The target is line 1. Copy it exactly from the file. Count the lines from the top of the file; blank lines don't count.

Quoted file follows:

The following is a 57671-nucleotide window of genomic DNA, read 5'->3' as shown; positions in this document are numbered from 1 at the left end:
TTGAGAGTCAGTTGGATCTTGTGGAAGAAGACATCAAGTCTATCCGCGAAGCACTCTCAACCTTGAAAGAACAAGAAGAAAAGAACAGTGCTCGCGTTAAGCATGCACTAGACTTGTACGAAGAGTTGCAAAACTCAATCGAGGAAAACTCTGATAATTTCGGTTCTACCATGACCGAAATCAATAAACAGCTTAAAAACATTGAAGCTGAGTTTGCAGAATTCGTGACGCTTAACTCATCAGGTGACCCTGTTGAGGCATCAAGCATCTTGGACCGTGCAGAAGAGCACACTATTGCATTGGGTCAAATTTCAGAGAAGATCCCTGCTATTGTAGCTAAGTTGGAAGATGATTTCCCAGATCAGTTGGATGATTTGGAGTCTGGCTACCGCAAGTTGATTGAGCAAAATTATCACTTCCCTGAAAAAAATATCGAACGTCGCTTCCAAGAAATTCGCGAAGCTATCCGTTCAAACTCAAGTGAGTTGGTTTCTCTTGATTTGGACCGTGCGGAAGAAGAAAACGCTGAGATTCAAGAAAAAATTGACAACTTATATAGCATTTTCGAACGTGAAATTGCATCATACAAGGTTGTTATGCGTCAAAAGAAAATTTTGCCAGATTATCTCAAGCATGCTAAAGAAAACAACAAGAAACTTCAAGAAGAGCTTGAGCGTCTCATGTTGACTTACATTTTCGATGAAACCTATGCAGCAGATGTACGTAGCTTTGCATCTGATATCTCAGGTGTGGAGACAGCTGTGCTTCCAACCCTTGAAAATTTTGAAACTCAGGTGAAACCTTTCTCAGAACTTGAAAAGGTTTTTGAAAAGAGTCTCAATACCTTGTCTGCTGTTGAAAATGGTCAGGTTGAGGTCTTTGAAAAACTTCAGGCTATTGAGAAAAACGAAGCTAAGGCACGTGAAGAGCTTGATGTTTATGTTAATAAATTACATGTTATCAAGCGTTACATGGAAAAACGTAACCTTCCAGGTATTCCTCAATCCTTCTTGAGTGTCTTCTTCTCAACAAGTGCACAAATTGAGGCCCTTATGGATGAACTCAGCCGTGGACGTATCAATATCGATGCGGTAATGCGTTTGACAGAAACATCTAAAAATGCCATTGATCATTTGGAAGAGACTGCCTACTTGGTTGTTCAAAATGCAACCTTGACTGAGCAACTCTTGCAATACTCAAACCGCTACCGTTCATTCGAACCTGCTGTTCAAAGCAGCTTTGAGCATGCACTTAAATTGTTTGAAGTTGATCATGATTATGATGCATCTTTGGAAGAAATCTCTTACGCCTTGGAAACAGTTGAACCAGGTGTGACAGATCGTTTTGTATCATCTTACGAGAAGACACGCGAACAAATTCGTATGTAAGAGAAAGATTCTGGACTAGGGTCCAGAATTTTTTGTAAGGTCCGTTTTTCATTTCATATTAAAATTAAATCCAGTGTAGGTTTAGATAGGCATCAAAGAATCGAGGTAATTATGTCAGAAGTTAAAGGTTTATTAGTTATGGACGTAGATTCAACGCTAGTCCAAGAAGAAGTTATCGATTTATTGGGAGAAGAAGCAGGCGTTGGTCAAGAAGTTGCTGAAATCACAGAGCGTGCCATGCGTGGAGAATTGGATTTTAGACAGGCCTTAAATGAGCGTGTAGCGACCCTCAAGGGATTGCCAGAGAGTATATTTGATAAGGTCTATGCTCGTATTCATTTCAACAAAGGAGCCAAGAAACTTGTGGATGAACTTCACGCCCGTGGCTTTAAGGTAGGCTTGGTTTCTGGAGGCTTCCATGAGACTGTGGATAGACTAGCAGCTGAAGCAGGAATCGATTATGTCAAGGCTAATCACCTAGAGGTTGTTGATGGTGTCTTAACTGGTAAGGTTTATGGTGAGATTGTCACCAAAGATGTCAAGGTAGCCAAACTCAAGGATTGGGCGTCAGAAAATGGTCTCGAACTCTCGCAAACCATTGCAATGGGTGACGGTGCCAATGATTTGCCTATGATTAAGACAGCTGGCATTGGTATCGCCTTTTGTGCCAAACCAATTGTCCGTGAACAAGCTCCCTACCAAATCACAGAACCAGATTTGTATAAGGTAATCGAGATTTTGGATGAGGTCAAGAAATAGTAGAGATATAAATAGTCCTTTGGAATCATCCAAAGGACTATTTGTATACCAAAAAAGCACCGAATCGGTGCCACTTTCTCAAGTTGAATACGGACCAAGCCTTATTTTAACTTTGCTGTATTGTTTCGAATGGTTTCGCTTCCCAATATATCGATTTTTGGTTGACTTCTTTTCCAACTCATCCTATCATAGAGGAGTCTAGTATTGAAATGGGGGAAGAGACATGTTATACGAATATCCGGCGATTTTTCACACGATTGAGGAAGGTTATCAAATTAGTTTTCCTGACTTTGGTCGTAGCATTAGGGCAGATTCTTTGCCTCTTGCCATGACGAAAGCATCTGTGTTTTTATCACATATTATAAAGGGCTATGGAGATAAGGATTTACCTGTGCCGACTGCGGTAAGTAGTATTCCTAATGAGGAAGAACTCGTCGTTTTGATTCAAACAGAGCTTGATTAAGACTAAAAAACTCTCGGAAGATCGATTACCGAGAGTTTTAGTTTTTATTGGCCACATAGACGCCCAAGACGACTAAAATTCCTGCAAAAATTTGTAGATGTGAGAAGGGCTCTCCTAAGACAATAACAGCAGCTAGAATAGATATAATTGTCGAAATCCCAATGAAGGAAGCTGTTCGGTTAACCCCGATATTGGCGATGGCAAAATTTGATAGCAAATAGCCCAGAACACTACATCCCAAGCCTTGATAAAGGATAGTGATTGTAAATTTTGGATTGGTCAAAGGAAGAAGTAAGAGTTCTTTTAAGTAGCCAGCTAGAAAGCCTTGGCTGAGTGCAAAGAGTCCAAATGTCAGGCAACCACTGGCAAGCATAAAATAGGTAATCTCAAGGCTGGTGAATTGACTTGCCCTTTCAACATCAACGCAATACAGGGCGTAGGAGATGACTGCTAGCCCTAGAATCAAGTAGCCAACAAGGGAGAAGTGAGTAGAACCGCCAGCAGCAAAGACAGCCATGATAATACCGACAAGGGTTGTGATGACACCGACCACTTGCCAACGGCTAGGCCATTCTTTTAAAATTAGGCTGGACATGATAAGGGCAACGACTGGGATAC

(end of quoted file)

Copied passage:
The following is a 57671-nucleotide window of genomic DNA, read 5'->3' as shown; positions in this document are numbered from 1 at the left end: